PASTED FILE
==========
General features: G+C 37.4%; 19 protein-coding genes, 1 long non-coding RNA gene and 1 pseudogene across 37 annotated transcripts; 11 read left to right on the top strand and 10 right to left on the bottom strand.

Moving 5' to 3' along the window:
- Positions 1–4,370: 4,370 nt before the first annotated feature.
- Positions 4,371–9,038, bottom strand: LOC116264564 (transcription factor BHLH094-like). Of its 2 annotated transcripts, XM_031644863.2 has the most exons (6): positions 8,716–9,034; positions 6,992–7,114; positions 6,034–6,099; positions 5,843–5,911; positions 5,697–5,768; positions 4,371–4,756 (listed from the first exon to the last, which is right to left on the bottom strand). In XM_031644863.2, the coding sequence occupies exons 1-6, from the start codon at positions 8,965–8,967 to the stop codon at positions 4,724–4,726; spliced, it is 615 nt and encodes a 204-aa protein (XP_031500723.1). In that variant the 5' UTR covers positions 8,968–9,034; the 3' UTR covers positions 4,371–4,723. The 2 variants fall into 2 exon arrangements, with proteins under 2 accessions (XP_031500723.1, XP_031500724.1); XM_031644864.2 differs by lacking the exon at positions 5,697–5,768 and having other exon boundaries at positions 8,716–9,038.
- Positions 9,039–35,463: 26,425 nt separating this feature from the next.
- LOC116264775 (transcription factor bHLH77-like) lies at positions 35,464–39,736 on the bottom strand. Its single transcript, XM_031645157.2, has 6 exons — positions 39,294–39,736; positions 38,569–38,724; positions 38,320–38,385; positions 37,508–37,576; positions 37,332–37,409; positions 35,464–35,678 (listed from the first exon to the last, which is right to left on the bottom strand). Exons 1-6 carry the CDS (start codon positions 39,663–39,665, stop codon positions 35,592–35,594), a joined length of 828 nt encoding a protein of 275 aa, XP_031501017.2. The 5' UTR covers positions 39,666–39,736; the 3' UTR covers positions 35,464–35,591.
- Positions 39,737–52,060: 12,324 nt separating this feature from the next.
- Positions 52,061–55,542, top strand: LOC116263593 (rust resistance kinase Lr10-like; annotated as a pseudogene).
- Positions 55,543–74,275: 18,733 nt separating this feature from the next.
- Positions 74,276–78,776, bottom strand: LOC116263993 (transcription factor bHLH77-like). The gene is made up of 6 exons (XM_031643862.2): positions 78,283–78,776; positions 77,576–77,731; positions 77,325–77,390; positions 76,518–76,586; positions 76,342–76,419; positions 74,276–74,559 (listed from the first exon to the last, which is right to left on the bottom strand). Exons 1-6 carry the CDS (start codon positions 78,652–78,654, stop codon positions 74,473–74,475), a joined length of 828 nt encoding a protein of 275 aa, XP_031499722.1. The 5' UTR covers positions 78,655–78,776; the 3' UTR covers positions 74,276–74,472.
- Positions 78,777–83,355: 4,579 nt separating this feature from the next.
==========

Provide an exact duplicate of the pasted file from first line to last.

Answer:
General features: G+C 37.4%; 19 protein-coding genes, 1 long non-coding RNA gene and 1 pseudogene across 37 annotated transcripts; 11 read left to right on the top strand and 10 right to left on the bottom strand.

Moving 5' to 3' along the window:
- Positions 1–4,370: 4,370 nt before the first annotated feature.
- Positions 4,371–9,038, bottom strand: LOC116264564 (transcription factor BHLH094-like). Of its 2 annotated transcripts, XM_031644863.2 has the most exons (6): positions 8,716–9,034; positions 6,992–7,114; positions 6,034–6,099; positions 5,843–5,911; positions 5,697–5,768; positions 4,371–4,756 (listed from the first exon to the last, which is right to left on the bottom strand). In XM_031644863.2, the coding sequence occupies exons 1-6, from the start codon at positions 8,965–8,967 to the stop codon at positions 4,724–4,726; spliced, it is 615 nt and encodes a 204-aa protein (XP_031500723.1). In that variant the 5' UTR covers positions 8,968–9,034; the 3' UTR covers positions 4,371–4,723. The 2 variants fall into 2 exon arrangements, with proteins under 2 accessions (XP_031500723.1, XP_031500724.1); XM_031644864.2 differs by lacking the exon at positions 5,697–5,768 and having other exon boundaries at positions 8,716–9,038.
- Positions 9,039–35,463: 26,425 nt separating this feature from the next.
- LOC116264775 (transcription factor bHLH77-like) lies at positions 35,464–39,736 on the bottom strand. Its single transcript, XM_031645157.2, has 6 exons — positions 39,294–39,736; positions 38,569–38,724; positions 38,320–38,385; positions 37,508–37,576; positions 37,332–37,409; positions 35,464–35,678 (listed from the first exon to the last, which is right to left on the bottom strand). Exons 1-6 carry the CDS (start codon positions 39,663–39,665, stop codon positions 35,592–35,594), a joined length of 828 nt encoding a protein of 275 aa, XP_031501017.2. The 5' UTR covers positions 39,666–39,736; the 3' UTR covers positions 35,464–35,591.
- Positions 39,737–52,060: 12,324 nt separating this feature from the next.
- Positions 52,061–55,542, top strand: LOC116263593 (rust resistance kinase Lr10-like; annotated as a pseudogene).
- Positions 55,543–74,275: 18,733 nt separating this feature from the next.
- Positions 74,276–78,776, bottom strand: LOC116263993 (transcription factor bHLH77-like). The gene is made up of 6 exons (XM_031643862.2): positions 78,283–78,776; positions 77,576–77,731; positions 77,325–77,390; positions 76,518–76,586; positions 76,342–76,419; positions 74,276–74,559 (listed from the first exon to the last, which is right to left on the bottom strand). Exons 1-6 carry the CDS (start codon positions 78,652–78,654, stop codon positions 74,473–74,475), a joined length of 828 nt encoding a protein of 275 aa, XP_031499722.1. The 5' UTR covers positions 78,655–78,776; the 3' UTR covers positions 74,276–74,472.
- Positions 78,777–83,355: 4,579 nt separating this feature from the next.